Motograter – “Desolation” CD Review

By Susan Dusse


​​“Desolation,” Motograter’s first album since 2003 will be out August 11, 2017, via EMP Label Group. With a pretty impressive roster making up the group effort, the expectations for this album are high. Motograter put together a dream team for the production:  produced by – Ahrue Luster (Ill Nino/Ex-Machine Head), mixed by – Joshua Wickman (Within the Ruins), engineered by –  the aforementioned and John Berrier, recorded by – Illustrious Productions, Dreadcore Productions, and Black Plate Productions, and artwork by – Sam Shearon (Kiss, Godhead, Ministry, Rob Zombie, Iron Maiden, Powerman 5000, Biohazard, American Head Charge, Rammstein, Fear Factory and Kill Devil Hill).   The creative force is strong with this one. 

Fourteen years and three singers since 2003’s self-titled album, “Desolation,” is a solid release.  It’s not absolutely groundbreaking, but it certainly isn’t generic.

The album is united, strong, groove-driven, and modern.  It is cohesive, with audible influence of the likes of Parasite, Inc., Destinity, Buried in Verona, Nothingface, and Slipknot. The men of Motograter are obviously fans of music, and when there is a varied influence, it really means they have turned components of what they like into their own sound.  Something I think every band strives to do, but Motograter did it.

Track one – “Parasite,” This song totally rocks.  It has pretty harmonies as it pummels you throughout. It teases you with a catchy chorus and sets good expectations for the rest of the album.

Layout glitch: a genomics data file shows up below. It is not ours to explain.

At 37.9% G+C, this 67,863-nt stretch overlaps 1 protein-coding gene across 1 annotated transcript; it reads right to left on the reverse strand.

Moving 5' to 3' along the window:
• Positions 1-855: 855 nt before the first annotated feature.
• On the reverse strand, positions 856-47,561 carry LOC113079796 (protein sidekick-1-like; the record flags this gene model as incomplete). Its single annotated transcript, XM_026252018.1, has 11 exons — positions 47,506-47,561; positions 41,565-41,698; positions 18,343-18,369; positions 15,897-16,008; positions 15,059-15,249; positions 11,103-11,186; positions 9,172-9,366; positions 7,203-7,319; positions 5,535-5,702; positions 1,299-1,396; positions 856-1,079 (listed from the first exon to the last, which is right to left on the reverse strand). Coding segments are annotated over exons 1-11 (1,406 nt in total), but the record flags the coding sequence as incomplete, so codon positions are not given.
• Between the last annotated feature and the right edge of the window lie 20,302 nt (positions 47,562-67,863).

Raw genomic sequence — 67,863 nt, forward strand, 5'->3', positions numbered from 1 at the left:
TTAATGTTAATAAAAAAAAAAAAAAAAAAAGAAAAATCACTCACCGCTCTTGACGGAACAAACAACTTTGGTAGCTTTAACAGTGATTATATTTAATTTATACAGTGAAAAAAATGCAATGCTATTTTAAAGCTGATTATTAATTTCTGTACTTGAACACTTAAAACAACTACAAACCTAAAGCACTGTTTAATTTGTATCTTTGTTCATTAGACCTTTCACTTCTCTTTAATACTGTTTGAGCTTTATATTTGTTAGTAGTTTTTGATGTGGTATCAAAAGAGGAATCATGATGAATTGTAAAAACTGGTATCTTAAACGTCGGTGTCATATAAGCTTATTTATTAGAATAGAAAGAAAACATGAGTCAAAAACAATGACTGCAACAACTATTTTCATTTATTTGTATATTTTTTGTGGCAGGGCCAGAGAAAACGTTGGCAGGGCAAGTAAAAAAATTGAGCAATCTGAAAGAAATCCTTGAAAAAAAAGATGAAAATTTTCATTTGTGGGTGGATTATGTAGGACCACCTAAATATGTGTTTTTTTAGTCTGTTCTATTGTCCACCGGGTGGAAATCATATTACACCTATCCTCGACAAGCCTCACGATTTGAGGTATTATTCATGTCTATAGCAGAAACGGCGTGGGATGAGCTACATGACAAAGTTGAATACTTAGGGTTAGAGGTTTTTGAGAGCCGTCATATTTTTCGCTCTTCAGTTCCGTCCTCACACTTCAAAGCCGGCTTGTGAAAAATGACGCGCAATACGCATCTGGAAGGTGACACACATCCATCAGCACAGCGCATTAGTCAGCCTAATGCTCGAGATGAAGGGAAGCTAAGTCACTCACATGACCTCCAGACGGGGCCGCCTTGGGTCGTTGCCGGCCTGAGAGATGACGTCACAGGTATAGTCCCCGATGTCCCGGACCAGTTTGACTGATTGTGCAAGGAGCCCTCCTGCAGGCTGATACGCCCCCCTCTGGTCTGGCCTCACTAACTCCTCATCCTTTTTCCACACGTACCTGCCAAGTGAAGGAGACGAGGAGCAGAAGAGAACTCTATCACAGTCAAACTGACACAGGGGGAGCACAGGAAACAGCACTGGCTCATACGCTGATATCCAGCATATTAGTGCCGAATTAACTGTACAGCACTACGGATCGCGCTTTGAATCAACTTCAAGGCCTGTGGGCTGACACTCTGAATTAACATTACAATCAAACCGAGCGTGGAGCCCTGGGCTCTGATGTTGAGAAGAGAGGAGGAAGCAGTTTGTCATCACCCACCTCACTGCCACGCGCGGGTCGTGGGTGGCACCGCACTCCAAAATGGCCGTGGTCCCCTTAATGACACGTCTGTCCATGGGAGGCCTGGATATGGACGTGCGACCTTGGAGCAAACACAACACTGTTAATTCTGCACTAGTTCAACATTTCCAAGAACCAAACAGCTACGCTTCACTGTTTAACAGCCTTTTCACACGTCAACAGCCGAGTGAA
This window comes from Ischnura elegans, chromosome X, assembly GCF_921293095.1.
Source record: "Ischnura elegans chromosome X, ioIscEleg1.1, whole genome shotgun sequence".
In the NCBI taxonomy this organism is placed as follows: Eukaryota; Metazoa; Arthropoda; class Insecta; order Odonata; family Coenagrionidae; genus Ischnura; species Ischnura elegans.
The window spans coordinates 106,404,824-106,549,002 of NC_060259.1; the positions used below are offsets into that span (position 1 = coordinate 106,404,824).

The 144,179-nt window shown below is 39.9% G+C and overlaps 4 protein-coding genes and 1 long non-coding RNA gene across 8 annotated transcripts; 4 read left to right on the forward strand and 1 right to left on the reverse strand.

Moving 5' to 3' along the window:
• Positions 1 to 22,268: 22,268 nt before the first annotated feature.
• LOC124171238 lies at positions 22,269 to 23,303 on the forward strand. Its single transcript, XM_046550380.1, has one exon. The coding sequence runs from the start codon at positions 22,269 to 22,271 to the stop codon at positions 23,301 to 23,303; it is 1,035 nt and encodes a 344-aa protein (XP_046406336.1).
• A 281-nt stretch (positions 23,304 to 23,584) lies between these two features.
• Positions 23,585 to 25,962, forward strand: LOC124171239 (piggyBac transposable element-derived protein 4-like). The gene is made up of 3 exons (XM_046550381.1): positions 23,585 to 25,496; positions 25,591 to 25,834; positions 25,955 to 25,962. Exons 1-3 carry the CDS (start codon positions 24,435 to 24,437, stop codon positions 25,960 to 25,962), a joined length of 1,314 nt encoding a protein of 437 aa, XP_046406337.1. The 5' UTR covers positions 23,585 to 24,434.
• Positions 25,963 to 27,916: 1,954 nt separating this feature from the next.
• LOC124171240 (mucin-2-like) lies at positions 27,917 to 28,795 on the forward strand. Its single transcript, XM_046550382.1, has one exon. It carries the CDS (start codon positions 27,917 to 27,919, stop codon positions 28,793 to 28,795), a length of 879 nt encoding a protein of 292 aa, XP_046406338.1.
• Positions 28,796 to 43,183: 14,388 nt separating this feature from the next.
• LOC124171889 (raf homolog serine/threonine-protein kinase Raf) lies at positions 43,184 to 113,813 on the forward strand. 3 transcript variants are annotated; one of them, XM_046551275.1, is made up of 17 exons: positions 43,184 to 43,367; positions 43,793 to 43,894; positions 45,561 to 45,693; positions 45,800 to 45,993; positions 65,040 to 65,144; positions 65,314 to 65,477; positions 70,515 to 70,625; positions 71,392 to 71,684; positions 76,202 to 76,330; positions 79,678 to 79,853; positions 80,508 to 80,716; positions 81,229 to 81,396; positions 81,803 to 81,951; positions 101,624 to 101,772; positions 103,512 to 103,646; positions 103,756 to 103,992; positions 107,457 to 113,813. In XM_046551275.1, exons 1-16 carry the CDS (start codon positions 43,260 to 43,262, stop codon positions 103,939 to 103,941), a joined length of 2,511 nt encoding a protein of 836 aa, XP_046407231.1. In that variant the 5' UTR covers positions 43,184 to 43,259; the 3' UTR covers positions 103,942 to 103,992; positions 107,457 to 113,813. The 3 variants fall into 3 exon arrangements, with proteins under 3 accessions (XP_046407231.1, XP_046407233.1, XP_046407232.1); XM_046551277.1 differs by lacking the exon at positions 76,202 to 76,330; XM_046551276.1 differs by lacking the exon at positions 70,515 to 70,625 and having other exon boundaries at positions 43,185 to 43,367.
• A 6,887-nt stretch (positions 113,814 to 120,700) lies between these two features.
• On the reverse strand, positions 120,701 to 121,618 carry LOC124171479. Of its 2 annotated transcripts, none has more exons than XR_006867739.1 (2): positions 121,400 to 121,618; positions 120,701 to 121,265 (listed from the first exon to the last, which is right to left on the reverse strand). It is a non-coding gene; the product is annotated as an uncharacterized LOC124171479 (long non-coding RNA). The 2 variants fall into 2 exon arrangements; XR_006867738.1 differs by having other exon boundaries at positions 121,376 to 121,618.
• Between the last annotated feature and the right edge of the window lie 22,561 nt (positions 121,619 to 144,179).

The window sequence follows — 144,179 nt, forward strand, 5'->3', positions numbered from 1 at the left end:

Track two – “Darian,” is very hard-hitting from the onset.  It features classic right and left pans, superb drumming, and a great chorus.  It’s a good modern, radio-friendly song that is heavy, melodic, and catchy.

Track three – “Victim,” sounds like a beefier Nothingface.  Its composition is great, the groove is fantastic, but there was a missed opportunity to make the chorus giant and engulfing.  This song borders on being epic.  It is the first time we hear a nice proper guitar lead.

Track four – “Paragon,” is my third favorite track on the release.  It has interesting modern vocal effects, an amazing groove, ridiculously good drumming, great bass lines by Mylon, and another catchy chorus.  I’d say this is the most leading-edge song on the album.  I kind of wish there were no clean vocals on this song, however.

Track five – “Bleeding Through,” I understand bands have a need for ballads, but I found “Bleeding Through” to be a bit boring in comparison to the rest of the tracks; simply by virtue of it being a ballad. James Legion’s voice is great, however.

Track six – “Misanthropical,” is an interesting, slipknotesque, song.  The dirty vocals rule, but the clean vocals felt a bit forced.  I wish this song was more aggressive in both the music and the vocals. KoRn is going to wish they wrote this song.